not a member? click here to sign up
READ: Extract from John Robb's Stone Roses book
The Stone Roses: The Reunion Edition is out now.
The Hot Press Newsdesk, 23 Apr 2012
‘Bankrobber’ is the perfect choice because it comes with its own great Roses story. In 1980 The Clash took a day off from their UK tour and recorded the song in Manchester with two teenagers hanging out in the studio – Ian Brown and Pete Garner, The Stone Roses’ first bass player. After the soundcheck Ian and I phone Pete up and get him to come down to the gig. He turns up and another great circle is closed.
The gig itself is already special. The Clash songs have grown men in tears and it’s an emotionally charged event. At the end of the mini Clash set the band walk off as the crowd hope for an encore. No one really knows what’s going to happen next. There had been some Twitter action but very few people in the venue have any idea of what’s about to happen.
The lights dim and two figures shuffle onto the stage. For about 30 seconds no one seems to notice them…
Then, wooosh – fuck me, it’s The Stone Roses!
Ian Brown and John Squire have chosen this tour, this cause, to make their post-reformation live début, to make their statement. It’s the perfect way to ease back into the spotlight. None of the big showbiz bullshit, but an important gig on an important tour and a chance to tie up a lot of loose ends, all at once.
There’s something quite moving and important about big Manchester United fans like John Squire and Ian Brown making this statement of solidarity with Liverpool fans over this call for justice – but then they know that this is a bigger story than one of rival clubs.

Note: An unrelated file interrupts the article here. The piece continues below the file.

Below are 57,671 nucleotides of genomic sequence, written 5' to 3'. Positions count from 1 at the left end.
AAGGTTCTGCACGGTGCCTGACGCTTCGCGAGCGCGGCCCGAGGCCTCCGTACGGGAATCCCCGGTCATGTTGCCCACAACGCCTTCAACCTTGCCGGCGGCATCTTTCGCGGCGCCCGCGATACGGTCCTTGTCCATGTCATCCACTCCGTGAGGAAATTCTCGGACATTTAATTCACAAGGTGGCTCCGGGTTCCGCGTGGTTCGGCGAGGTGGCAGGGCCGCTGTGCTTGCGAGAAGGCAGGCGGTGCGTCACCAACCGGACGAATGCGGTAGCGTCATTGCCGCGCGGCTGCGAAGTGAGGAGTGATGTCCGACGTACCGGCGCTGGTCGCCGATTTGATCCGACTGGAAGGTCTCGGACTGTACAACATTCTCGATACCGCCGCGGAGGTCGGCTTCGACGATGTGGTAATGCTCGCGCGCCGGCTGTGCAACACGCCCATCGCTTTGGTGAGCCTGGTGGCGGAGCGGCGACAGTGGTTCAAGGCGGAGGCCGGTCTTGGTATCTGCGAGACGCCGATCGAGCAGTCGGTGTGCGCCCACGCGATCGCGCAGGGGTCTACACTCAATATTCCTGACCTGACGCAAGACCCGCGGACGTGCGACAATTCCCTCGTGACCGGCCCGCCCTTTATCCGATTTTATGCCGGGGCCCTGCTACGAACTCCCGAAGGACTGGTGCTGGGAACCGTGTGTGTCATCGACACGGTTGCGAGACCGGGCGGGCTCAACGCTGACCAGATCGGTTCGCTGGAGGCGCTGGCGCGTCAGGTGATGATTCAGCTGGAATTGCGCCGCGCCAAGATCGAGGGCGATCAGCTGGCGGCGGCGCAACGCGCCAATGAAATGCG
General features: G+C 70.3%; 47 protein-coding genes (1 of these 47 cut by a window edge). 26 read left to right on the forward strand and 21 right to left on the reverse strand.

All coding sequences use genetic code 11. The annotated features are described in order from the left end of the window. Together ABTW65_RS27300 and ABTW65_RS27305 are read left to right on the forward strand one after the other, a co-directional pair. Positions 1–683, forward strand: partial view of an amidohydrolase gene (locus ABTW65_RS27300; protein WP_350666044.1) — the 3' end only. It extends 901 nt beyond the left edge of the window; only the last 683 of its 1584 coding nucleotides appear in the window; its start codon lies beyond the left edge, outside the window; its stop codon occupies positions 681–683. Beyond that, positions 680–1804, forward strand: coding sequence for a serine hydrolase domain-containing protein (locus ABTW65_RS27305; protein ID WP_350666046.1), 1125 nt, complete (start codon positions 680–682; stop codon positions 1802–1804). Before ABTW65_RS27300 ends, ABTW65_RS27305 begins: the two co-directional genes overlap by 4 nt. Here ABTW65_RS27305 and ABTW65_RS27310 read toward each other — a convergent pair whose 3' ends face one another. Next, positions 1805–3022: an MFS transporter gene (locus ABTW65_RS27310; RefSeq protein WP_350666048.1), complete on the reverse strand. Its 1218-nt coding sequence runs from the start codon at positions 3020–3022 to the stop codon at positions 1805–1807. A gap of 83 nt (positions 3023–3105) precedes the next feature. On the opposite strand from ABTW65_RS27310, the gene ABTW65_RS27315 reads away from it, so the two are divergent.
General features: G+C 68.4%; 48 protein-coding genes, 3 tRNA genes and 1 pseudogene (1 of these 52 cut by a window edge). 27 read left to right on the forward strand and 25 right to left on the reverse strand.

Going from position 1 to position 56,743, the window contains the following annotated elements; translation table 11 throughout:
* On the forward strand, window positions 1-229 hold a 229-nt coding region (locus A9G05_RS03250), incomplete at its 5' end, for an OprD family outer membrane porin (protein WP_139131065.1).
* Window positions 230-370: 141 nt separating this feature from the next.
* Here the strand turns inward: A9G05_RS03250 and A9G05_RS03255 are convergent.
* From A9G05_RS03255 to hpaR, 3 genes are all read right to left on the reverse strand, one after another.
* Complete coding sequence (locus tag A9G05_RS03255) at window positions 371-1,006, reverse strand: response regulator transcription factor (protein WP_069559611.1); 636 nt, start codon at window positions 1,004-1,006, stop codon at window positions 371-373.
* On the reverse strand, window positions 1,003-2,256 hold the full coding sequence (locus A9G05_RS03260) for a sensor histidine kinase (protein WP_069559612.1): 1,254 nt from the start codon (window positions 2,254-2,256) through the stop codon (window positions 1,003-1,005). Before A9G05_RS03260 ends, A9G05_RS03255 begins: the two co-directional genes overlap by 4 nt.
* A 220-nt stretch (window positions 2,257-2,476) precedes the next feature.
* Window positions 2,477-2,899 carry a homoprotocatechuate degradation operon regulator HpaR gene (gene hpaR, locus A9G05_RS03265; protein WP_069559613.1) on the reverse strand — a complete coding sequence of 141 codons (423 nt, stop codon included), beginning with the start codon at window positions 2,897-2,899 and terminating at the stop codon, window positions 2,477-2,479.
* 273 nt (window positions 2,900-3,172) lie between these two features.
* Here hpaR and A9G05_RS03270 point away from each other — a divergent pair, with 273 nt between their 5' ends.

They know that the demand for justice on this tour is universal and not just about one team. Like Mick Jones – who’s a big QPR fan – this is about the bigger picture, this is about the way that people died that horrible afternoon and about the way that football and rock ’n’ roll integrate in our culture and resound so strongly with us. It’s about the way that the people’s music is the perfect match for the people’s game and it’s about that ancient cry of justice that is so part and parcel of all great rock ’n’ roll. For John Squire this must be a big moment. He may be in what has to be the biggest band of the moment in the UK but in his youth The Clash were everything to him. He had a Clash mural painted on his wall and the story goes that he had guitar strings used as laces on his brothel creepers the way Joe Strummer apparently once did. After all, he was a 14-year-old kid besotted with one of the greatest rock’n’roll bands of all time – what a cool way to start his long musical journey.